The New Zealand Parole Board was established on 30 June 2002 and is governed by the Parole Act.
The Board is an independent statutory body, chaired by Sir Ron Young, and comprises about 40 members.
A quarter are current or former judges who act as panel convenors, and the rest are community members.
The Board holds thousands of hearings a year, and considers a wide variety of information as part of its decision-making.
The most important consideration for the Board is community safety. By law, the Board must decide that the offender does not pose an 'undue risk' to the safety of the community before parole can be granted.
In assessing undue risk, the Board must consider both the likelihood of further offending and the nature and seriousness of any subsequent offending.
Having decided that the offender no longer poses an undue risk, the Board must direct a release on parole.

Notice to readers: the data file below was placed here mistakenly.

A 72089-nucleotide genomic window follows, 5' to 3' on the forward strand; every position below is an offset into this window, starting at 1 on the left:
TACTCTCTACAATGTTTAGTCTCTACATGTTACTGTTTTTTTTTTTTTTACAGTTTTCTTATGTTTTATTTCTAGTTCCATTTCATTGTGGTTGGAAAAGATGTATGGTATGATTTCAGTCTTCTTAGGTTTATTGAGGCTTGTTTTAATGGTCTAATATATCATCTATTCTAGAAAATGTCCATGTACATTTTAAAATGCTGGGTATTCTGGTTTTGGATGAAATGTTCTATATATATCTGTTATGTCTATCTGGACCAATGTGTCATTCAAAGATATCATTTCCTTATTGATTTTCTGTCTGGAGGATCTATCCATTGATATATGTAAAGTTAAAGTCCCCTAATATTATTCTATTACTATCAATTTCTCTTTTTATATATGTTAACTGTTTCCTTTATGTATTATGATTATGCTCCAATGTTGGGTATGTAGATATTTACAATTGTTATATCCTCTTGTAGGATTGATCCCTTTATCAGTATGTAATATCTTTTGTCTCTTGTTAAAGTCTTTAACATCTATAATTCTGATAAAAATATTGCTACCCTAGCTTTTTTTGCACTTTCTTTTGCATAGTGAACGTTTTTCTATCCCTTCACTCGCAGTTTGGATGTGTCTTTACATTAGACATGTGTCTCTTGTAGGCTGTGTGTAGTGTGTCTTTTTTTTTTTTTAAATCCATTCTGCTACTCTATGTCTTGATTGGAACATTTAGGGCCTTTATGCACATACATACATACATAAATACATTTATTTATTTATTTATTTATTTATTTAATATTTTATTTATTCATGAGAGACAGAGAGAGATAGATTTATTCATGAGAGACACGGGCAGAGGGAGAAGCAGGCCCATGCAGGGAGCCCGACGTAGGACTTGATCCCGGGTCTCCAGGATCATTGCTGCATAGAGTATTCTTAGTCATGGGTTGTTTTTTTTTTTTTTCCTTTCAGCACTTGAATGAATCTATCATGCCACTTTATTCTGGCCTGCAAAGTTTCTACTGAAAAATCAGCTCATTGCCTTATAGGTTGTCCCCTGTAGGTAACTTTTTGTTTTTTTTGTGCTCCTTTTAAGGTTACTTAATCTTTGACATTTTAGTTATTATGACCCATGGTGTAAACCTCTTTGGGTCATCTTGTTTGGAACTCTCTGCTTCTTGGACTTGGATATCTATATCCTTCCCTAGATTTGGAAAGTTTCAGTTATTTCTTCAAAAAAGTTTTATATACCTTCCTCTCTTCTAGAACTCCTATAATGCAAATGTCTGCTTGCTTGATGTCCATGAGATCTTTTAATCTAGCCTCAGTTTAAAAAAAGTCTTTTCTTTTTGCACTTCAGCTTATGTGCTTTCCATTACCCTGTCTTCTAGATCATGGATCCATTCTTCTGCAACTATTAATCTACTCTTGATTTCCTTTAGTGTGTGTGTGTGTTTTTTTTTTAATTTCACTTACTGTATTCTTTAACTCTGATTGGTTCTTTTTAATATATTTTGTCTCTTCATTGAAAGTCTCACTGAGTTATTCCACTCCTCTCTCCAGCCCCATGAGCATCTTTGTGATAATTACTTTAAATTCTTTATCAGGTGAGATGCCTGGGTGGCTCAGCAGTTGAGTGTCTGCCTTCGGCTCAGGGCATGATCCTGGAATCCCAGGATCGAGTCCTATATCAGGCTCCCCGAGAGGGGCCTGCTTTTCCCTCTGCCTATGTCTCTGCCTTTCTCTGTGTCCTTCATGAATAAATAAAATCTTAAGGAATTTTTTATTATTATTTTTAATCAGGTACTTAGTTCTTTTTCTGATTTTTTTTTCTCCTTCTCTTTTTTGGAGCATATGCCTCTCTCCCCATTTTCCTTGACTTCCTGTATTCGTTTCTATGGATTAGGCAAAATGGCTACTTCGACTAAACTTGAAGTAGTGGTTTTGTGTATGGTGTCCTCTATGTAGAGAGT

There are a number of other principles in the Parole Act which the Board must take into account when making its decisions:
- That offenders must not be detained any longer than is consistent with the safety of the community.
- That offenders must not be subject to release conditions that are more onerous, or last longer, than is consistent with the safety of the community.
- That offenders must be provided with information about decisions that concern them, and be advised how they may participate in decision-making that directly concerns them.
- That the rights of victims are upheld, and that victims submissions and any restorative justice outcomes are given due weight.
- That decisions must be made on the basis of all the relevant information that is available to the Board.